Catch Close-Event from child-window created with io.popen


#1

Hi Guys,

i create a process in a child-windows with io.popen.

If users closes this window, for example via click on “X” i need to
react in the parent window.

How can i catch the evt_close of this child-process?


#2

Hi Marvin,
thx for ur long answer, but this is not exactly what i wanted, because
my childprocess is not really a second ruby process. In my case i am
using Gnuplot in the childwindow and coontrol it via buttons in the
parent window.
So here is my example:

At first i create my parent window with some buttons and the following
code to invoke the child process:


def on_buttonclick
@gnuplot = Plot.new(filelist)
end

def on_anotherbuttonclick
@gnuplot.do_something
end

Here is what my Plot-Class does:

class Plot
def initialize(filelist)
@gp=IO.popen(“gnuplot”,“w+”)
@gp.puts(“plot #{filelist}”)
end

def do_something
@gp.puts(“do something”)
end

end

Situation after Click on first button:

  • Parent window is open with two button
  • Gnuplot-Window has been openend as a child of parentwindow with some
    plot
  • both are idle
  • After Click on second button the childprocess is forced to do
    something, this is what the parent process should do.

Now my problem:
If the user closes the Childwindow (For example Alt-F4, or click on “X”
the Window closes, but the object @gnuplot still exists in memory.

If this happens i want to react in ParentProcess for example with
@gnuplot.close or disable some buttons which have no function any longer
when Childwindows doesnt exist anymore.

evt_close in my Plot-Class does not seem to work, because this event is
not thrown in case of clicking on “X” or Alr-F4.

So the question is: How to catch those (User-)Events?

If i could catch these events i could use your solution with SIGTERM


#3

Am Thu, 13 Sep 2012 16:46:35 +0200
schrieb “Daniel S.” removed_email_address@domain.invalid:

Hi Marvin,
thx for ur long answer, but this is not exactly what i wanted,
because my childprocess is not really a second ruby process. In my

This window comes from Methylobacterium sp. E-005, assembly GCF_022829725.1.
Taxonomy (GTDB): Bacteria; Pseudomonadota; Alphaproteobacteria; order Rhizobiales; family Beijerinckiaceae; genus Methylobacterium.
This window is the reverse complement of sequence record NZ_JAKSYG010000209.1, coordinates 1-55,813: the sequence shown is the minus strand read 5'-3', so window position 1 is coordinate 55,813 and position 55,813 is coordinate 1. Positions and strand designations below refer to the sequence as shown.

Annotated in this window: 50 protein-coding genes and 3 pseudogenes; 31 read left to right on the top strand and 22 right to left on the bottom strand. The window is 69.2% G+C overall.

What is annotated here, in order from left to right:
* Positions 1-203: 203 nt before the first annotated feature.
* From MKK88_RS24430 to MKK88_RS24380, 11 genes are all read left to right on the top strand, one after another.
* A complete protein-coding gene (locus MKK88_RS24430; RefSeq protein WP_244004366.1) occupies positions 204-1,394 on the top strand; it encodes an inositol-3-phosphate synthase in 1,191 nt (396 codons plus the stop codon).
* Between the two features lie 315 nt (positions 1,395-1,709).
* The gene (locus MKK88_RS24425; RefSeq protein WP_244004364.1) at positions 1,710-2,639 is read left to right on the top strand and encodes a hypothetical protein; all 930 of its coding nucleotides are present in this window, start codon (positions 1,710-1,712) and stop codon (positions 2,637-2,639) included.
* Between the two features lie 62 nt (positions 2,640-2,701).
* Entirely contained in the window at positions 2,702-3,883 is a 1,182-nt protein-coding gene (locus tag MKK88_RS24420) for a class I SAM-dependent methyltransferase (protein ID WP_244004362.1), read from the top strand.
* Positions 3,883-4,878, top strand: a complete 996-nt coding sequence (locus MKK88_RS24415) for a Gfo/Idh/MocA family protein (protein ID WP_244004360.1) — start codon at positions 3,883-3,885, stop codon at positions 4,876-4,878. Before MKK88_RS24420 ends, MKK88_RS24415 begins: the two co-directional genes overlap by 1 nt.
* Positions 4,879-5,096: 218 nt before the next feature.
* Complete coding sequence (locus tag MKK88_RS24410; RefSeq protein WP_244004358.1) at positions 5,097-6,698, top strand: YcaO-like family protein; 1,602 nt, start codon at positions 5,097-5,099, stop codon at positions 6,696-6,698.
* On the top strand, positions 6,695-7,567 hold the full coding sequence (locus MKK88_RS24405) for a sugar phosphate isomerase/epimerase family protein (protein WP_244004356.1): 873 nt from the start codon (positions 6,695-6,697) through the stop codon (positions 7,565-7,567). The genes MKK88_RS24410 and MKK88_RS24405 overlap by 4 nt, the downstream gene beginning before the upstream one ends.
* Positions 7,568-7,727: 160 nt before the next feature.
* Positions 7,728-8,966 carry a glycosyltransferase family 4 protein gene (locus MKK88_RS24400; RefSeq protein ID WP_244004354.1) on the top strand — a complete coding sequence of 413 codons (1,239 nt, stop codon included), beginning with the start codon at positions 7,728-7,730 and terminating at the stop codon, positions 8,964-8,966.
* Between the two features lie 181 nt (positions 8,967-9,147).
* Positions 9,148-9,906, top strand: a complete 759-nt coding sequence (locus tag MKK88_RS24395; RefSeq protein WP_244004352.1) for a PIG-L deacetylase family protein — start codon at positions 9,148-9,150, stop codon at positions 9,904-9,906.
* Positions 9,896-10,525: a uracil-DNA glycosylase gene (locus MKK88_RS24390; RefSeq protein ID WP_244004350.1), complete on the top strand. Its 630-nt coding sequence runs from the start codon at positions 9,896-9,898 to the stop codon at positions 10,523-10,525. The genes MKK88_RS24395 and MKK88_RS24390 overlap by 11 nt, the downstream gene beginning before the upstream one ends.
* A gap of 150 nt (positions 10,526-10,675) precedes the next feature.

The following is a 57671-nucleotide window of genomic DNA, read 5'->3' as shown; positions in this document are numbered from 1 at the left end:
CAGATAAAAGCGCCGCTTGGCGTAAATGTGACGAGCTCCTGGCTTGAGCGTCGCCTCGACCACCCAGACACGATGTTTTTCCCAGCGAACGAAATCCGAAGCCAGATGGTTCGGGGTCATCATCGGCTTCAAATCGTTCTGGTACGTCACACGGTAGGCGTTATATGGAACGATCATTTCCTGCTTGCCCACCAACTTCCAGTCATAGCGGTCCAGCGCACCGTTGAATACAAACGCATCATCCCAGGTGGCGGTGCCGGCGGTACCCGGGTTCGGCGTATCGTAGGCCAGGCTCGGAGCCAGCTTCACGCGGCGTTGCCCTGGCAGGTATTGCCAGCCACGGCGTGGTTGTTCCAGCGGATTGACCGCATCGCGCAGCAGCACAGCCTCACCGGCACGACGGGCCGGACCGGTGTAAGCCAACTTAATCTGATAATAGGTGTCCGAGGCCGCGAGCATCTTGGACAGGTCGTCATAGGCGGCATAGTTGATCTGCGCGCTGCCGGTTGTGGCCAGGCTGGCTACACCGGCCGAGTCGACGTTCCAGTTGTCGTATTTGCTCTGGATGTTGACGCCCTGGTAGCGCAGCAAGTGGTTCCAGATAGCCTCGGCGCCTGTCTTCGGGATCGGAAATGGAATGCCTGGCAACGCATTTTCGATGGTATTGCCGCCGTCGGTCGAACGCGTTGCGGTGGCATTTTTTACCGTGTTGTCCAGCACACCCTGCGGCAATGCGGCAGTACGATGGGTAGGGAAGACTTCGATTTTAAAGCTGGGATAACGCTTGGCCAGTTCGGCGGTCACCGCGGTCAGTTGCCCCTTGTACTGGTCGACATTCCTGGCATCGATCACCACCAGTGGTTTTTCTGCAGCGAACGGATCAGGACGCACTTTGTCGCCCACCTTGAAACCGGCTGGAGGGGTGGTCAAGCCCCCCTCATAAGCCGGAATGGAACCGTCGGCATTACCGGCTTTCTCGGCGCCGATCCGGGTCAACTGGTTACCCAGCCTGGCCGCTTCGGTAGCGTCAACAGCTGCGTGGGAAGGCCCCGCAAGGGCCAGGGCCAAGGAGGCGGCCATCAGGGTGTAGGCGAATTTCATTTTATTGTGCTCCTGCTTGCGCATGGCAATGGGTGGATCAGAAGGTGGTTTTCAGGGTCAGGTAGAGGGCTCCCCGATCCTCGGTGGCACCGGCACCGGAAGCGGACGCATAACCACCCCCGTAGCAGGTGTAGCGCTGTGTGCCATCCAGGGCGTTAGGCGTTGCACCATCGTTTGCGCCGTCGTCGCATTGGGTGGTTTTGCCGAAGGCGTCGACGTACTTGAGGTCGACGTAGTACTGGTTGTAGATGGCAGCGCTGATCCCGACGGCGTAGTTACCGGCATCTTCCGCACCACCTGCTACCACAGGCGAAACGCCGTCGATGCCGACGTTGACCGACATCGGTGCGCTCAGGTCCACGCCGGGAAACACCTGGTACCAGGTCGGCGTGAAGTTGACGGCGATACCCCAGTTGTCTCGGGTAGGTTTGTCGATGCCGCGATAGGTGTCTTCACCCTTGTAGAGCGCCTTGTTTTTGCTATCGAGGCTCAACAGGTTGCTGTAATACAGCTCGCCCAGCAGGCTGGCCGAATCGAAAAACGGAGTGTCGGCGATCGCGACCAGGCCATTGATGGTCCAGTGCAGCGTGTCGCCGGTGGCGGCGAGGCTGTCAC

case i am using Gnuplot in the childwindow and coontrol it via
buttons in the parent window.

You cannot listen to events to other processes. So if GnuPlot doesn’t
have a possibility to tell you when its main window is closed, you
can’t check this without relying on dirty hacks such as making xdotool
check the visibility of the window regularily by means of a Wx::Timer.

Situation after Click on first button:

  • Parent window is open with two button
  • Gnuplot-Window has been openend as a child of parentwindow with
    some plot
  • both are idle
  • After Click on second button the childprocess is forced to do
    something, this is what the parent process should do.

First for clarity: This way the GnuPlot window is not a child window
of your application. It’s the main window of a completely autonome and
separate process. The GnuPlot process is a child process of your Ruby
process, but the window belongs to the child process, not to your
process.

I don’t know GnuPlot, but when its main window exits (as a result to
[Alt]+[F4] or clicking on the close button) I suspect the process
running the window dies, doesn’t it? If you’re developing for a *nix
platform there’s a special process signal, SIGCHLD, which is fired on
your process when a child process dies. Any *nix application
(including Ruby applications) can register a handler for this signal,
so you can for example do (IO.popen creates child processes, and #spawn
does so as well):

=====================================
spawn(“sleep 5”)

Signal.trap(“SIGCHLD”) do
puts “This was it.”
puts “But for $500.000 I will send you the body.”
exit
end

puts “If you don’t pay $1.000.000 I will kill this child.”

loop do
puts “I’m waiting…”
sleep 0.5
end

You should be able to combine this with your usecase[1]. I however am
not sure how wxRuby reacts if you try to modify wx stuff from this
asynchronously run code; I often saw segfaults or arcane error messages
when I even tried this with threads, so I cannot predict what happens
from within signal handlers. What you probably can do safely is